Walsh is bringing a lot of his own assumptions to this letter, telling us much more about his own feelings than the woman’s.

He goes on to talk about the woman’s child, and how precious it is. This is the center of pro-life discourse: The babies. The children.

Who am I to say this to you? Nobody, really. I’m nobody. I’m nothing. But your child is someone. You child is something.

This part is especially telling, to me, as it illustrates a very common theme in pro-life arguments: The adult, the fully formed person is not as important as the potential child. Walsh has less regard for himself than the fetus, just as many pro-lifers have less regard for the mother than for the possibility of the child. The woman’s physical and emotional well-being are nothing compared to the bundle of cells she carries.

Walsh goes on to say that the writer is wrong that she can have that child again, as she had stated. And I would say that he’s correct here. If she gets pregnant again, that child won’t be the same as this fetus. That doesn’t mean she’s obligated to carry this pregnancy out. It’s not the point.

And then he tries to tell the woman that she should listen to her heart in making this decision (as if no woman could ever not want to be a mom), warns that she will live with a lifetime of regret and accuses pro-choice people of using her potential child as a pawn.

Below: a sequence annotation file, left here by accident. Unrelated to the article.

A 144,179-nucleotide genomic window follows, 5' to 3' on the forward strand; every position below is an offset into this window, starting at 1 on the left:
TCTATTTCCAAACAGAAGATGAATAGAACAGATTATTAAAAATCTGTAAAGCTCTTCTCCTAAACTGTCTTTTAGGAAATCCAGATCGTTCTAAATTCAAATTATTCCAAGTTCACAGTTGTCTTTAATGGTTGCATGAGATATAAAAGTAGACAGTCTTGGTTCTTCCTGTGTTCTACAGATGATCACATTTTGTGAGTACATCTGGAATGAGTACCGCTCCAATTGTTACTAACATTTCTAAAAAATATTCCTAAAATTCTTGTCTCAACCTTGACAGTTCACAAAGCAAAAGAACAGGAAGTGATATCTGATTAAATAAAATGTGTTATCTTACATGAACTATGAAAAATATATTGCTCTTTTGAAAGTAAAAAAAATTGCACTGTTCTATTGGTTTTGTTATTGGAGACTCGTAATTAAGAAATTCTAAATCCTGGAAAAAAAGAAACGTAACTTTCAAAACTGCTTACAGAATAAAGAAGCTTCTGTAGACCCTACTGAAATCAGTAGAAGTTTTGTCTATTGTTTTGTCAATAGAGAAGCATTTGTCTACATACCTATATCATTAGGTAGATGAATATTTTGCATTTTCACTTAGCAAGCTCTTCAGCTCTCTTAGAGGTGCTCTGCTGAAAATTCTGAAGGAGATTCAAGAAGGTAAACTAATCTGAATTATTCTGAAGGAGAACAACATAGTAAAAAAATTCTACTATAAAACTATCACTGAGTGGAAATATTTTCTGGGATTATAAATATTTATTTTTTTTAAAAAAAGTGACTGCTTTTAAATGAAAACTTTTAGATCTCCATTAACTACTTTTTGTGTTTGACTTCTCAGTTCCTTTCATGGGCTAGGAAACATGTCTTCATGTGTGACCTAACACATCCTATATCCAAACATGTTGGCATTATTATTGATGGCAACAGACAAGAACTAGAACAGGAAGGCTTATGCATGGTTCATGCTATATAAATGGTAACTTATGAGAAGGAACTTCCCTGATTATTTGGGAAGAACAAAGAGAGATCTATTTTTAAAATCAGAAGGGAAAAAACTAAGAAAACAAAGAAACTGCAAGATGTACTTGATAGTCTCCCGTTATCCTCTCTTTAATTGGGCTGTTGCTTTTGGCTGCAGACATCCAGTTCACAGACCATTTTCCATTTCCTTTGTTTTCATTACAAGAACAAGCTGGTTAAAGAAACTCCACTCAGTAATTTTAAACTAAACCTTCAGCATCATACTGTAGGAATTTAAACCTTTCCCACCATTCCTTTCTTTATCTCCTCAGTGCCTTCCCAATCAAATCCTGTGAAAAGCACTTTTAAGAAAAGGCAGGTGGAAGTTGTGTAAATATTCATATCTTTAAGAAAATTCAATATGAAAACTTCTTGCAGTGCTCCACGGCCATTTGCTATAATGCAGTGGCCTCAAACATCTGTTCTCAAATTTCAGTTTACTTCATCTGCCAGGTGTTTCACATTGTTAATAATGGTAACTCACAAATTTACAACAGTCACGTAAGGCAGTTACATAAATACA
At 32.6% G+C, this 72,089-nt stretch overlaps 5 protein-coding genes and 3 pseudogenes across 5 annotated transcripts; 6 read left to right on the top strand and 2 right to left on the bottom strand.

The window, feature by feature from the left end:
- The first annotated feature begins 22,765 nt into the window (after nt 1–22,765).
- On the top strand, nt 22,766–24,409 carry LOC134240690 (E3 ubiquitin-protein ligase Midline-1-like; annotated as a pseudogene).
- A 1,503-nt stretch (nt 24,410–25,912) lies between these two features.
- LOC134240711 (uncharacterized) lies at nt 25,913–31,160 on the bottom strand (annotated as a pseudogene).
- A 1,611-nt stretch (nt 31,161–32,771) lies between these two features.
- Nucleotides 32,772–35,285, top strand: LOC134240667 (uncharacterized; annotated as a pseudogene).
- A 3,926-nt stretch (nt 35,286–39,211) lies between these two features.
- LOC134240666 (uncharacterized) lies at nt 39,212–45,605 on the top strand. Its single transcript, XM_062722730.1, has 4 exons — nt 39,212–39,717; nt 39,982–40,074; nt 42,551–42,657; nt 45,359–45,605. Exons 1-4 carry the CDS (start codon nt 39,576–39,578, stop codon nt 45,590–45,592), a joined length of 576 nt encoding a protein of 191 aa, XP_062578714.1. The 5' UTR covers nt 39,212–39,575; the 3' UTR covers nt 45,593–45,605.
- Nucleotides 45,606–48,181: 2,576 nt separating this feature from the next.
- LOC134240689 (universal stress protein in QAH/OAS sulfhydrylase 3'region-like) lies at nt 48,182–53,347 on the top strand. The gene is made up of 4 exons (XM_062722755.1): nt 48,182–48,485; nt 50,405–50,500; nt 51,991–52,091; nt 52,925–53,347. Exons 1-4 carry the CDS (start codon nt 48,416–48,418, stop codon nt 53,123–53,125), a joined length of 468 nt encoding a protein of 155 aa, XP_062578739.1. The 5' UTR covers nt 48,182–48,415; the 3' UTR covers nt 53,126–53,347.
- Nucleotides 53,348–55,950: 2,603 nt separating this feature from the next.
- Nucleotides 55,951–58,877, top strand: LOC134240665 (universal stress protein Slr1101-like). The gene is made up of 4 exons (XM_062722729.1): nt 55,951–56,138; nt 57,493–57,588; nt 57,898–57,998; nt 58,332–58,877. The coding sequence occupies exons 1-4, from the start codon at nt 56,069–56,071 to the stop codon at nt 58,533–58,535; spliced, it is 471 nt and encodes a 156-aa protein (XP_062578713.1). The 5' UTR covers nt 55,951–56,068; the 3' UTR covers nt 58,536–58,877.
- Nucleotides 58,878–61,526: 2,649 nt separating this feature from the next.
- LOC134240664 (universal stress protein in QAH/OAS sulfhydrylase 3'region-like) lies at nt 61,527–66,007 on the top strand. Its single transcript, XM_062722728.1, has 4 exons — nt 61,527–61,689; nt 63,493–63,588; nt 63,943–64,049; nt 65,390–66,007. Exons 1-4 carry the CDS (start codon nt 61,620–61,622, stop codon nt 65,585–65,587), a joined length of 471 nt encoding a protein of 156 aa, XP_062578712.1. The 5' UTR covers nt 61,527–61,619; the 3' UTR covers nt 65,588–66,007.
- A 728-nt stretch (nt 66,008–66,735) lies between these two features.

I know some other Reddit users commented and told you that you won’t regret this decision. They are lying to you. Don’t listen to them. Listen to your heart. The same heart that prompted you to write that letter and feel those thing for your child. Listen to it, not the broken and deceitful masses who want to claim your baby’s death as a victory for their side of an argument. Your little one is just a pawn to them. They don’t love him like you do. They don’t love him at all. But down to the very pit of your soul you feel something for your baby that you’ve never felt for anyone.

There’s a couple things to unpack here, but this is one of the most important sections of the letter.

First, Walsh says the mother will regret this decision. It reads almost like a threat, to me. It’s half true: Some women who obtain abortions regret them. Others do not.

Just like tattoos, which are also permanent, some people regret the decision. Others think it’s the best decision they’ve ever made. But if I thought tattoos were awful, I still wouldn’t have the right to tell other people what they can and can’t do with their bodies.

Furthermore, how many women regret their decision to have an abortion because of the shame we place around it? How many feel cut off, isolated because of people screaming at them that it’s genocide? (Check out this great post on a gynecologist who actually lived through genocide for some perspective on why that argument is so offensive.)

Walsh then says that “the broken and deceitful masses” want to use this woman’s child as “a pawn,” that they are using her abortion for their cause. This part legitimately made me laugh, before I was very sad.

Walsh is using this potential child, threatening the woman with a “void” in her life if she goes through with this procedure. No one is using this “little one” as a pawn more than Walsh.

Walsh even tries to put her fetus up for adoption:

I mentioned your story on Facebook last week and asked if any of my Facebook friends could offer resources to help you. Well, they gave more than that. Numerous people came forward offering to adopt your child.

Translation: Plenty of people want this baby. Why don’t you? Alternate translation: You’re a bad person for not going through with this pregnancy and giving us the baby.